Payload has been bootstrapped and moonlit since starting development in 2019. We spent two years in stealth, using it as dogfood at our agency, and then finally released it to the world in 2021. It's been a lot of long hours and unpaid work—a passion project, born out of necessity. We wanted to create a CMS that we didn't absolutely hate working with.
Fast-forward to today. We could not be more excited to announce our first fundraise - $4.7M, led by Gradient Ventures, Google’s AI-focused venture fund. The round also included MongoDB Ventures, Y Combinator, SV Angel, Grand Ventures, Exceptional Capital, and other notable angel investors.
This funding finally allows the Payload team to go full-time on a product that we love and truly believe in. Our capacity and throughput has already skyrocketed, and our team is expanding. We're gearing up for more features and more effective community engagement—all with the goal of improving the CMS developer experience.
As you may know, Payload, like many other projects before it, was born out of a digital design agency called TRBL. We think that one of the reasons Payload shines is that it arose from real-world experience, and we don't want to lose sight of that by going full-time and not using it in production ourselves any longer.
So now that we've got funding, we're going to double-down on our efforts and bring everyone from TRBL over to the Payload team full-time. They're going to ensure that the real-world experience which shaped Payload continues to permeate its DNA. And we're also going to leapfrog past much of the typical hiring and onboarding slog that newly funded startups experience.
We've been shipping features pretty quickly, but we're going to take it up a notch. If you're interested in reading about what we have planned, you can stop by our GitHub Discussions page and view all entries marked as
planned. The Payload team is going to start tackling these planned items at a new pace.
This funding also means that you can expect a heightened level of engagement from our engineers on Discord, GitHub, and other community outlets like Reddit. We want to promote and encourage discussion. We want to take part in feedback provided to us and continue to shape the trajectory of Payload alongside of its users.
However, this funding does not mean that Payload will become paid. Payload will always be free and open-source. Through offering Enterprise plugins like SSO and premium support via SLAs, as well as via launching Payload Cloud, we'll be able to build a profitable and sustainable business while keeping Payload open-source.
We're going to shine a spotlight on a few bigger features through the remainder of this week, but in the meantime, here are a handful of quality-of-life features that are available in Payload, released since our last minor version:
Payload's UI will now smartly leverage its User Preferences API to extend its Tabs field, storing and remembering which tab was accessed last on a user-by-user basis. So when an editor returns to the UI, they can pick right back up where they left off.
In order to make it easier to build custom authentication strategies, you can now completely control the admin UI
logout workflow with your own components—including the routes, views, and even the button itself. This was a completely community-driven feature done by finkinfridom and we're super pumped about it.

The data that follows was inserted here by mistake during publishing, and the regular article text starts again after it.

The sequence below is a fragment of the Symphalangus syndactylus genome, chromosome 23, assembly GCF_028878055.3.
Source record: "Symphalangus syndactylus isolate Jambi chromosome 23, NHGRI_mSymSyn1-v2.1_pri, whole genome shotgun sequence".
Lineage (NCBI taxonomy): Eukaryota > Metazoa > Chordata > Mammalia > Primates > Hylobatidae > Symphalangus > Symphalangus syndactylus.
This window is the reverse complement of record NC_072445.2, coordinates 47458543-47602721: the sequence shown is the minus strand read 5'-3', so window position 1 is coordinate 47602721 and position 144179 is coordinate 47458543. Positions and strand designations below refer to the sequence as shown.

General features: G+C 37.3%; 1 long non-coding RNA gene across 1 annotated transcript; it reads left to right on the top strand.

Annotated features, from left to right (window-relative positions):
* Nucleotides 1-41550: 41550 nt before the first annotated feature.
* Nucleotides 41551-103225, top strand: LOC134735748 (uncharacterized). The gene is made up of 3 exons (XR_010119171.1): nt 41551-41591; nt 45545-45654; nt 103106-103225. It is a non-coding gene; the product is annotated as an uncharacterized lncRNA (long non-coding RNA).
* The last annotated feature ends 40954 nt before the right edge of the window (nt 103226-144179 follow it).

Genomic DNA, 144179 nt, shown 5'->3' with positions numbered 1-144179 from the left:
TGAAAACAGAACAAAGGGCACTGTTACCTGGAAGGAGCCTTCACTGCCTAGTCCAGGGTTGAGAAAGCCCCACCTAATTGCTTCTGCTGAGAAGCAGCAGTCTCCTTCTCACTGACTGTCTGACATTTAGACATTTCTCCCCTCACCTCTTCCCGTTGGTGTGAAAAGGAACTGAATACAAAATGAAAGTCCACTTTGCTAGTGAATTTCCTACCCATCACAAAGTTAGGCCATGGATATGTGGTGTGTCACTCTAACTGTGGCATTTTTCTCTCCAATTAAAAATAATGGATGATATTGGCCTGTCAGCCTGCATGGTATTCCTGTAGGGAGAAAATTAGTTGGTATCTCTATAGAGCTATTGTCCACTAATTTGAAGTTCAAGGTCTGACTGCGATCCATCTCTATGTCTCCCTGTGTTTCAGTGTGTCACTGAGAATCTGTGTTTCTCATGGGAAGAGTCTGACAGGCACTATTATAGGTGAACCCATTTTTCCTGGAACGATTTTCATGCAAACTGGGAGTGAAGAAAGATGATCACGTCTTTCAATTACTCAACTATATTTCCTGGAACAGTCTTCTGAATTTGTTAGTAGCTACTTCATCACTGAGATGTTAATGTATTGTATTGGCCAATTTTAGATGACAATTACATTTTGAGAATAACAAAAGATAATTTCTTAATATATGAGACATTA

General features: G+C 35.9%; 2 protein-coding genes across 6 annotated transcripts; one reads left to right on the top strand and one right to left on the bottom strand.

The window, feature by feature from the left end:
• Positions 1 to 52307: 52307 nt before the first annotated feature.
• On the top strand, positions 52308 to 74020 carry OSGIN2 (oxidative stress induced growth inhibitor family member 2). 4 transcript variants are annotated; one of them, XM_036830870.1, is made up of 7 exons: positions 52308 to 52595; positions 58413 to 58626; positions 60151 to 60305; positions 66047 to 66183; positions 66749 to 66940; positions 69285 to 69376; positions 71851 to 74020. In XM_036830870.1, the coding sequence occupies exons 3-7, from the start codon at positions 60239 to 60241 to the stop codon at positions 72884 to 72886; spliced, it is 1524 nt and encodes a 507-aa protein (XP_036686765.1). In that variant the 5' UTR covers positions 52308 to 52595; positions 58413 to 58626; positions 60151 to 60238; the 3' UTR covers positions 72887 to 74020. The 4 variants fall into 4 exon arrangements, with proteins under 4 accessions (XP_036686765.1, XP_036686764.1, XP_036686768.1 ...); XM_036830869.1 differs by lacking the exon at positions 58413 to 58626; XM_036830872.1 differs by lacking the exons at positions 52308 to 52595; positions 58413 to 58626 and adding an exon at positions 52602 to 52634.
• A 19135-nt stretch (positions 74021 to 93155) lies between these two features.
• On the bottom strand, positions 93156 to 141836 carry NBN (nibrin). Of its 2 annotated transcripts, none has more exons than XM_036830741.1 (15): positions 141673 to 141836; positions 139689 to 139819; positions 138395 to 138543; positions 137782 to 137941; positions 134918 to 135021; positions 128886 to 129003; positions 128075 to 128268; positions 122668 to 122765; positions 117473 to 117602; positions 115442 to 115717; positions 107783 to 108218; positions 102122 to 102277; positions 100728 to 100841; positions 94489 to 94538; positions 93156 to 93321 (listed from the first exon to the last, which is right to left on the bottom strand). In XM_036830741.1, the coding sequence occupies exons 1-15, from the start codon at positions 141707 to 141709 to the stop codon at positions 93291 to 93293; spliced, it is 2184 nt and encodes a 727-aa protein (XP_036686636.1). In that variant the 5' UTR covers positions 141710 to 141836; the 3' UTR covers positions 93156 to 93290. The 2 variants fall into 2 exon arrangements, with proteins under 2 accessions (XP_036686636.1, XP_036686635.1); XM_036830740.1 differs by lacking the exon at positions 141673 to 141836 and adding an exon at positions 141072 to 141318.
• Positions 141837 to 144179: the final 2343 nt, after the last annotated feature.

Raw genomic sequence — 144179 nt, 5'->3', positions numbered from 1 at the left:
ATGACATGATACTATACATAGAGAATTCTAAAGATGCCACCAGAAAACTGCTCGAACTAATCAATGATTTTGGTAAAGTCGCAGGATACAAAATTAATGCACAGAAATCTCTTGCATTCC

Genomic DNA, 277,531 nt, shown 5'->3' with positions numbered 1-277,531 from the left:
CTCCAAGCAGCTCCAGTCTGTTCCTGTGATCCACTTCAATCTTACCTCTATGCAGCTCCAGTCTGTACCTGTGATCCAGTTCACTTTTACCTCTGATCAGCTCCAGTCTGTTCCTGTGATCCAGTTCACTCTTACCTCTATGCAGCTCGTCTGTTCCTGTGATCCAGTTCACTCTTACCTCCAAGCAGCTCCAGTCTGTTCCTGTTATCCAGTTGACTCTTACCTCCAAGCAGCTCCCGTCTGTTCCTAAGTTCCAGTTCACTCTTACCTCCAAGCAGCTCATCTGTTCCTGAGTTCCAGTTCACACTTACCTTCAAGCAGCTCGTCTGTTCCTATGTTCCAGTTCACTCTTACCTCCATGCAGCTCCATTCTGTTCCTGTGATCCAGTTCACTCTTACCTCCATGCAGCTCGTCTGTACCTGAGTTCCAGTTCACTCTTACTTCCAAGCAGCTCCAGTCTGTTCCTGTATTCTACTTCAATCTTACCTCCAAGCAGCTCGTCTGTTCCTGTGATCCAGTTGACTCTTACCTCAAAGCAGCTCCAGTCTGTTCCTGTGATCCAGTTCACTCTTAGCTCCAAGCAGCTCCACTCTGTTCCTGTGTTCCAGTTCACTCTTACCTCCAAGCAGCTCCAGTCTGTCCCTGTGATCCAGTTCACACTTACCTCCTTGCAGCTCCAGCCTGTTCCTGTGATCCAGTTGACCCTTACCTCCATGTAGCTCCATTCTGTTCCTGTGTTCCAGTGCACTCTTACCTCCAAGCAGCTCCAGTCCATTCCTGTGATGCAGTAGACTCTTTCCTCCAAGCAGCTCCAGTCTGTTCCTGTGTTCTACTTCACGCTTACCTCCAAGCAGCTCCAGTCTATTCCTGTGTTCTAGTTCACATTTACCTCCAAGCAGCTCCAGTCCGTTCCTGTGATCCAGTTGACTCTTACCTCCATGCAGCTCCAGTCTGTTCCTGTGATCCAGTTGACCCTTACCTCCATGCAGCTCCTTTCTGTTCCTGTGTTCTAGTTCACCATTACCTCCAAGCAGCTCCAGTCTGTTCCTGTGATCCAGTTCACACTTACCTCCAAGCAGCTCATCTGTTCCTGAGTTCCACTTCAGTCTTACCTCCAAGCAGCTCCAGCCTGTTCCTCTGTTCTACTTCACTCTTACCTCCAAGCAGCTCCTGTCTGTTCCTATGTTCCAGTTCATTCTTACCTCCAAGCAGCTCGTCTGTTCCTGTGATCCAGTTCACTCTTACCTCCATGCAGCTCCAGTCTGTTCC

Payload has supported document duplication since it launched in beta, but now you can build a beforeDuplicate hook to be able to "modify" a document's data before it's duplicated. This is super helpful because you can now ensure that any unique data is modified subtly before the new document is created - like slugs, titles, and more.
Now, Payload configs and plugins can declare "root" Express endpoints directly on the base Express router, bypassing all Payload middleware. This is helpful if you're adding functionality via your Payload config, but don't want to mount your endpoint within Payload middleware.
Another feature meant to allow custom auth strategies to be created more effectively, you can now leverage a
beforeLogin hook within auth-enabled collections. This feature comes from our community as well - big thanks to dsod for the work on this one!
Thanks to community member thgh, the
textarea field's height now responds dynamically to the content that it contains, up to
90vh. Super cool little trick. Interesting how it was built.
Since our last minor release (
1.1.1), the Payload team and its community have shipped over 40 performance enhancements and bug fixes. That's a lot. Huge shoutout to our community. Every day we're blown away by the level of open-source engagement we're seeing and we know that this is only the beginning.
Of specific note is a recent behind-the-scenes optimization that ensures that field values, and their corresponding DOM updates, are always in sync before a user has a chance to type further. Simple thing, but I personally spent a good chunk of time over-engineering a solution to the problem—only to have thgh come in with a super simple and elegant fix.
All of these fixes and optimizations are available now, published as
Even after the remainder of this first Launch Week, you can expect a ton more from the Payload team in the future and it's an incredibly exciting time for us. Thank you to our investors, our community, and our team. We're pumped about the future.
Getting started is easy—and free forever. Just fire up a new terminal window and run the following command: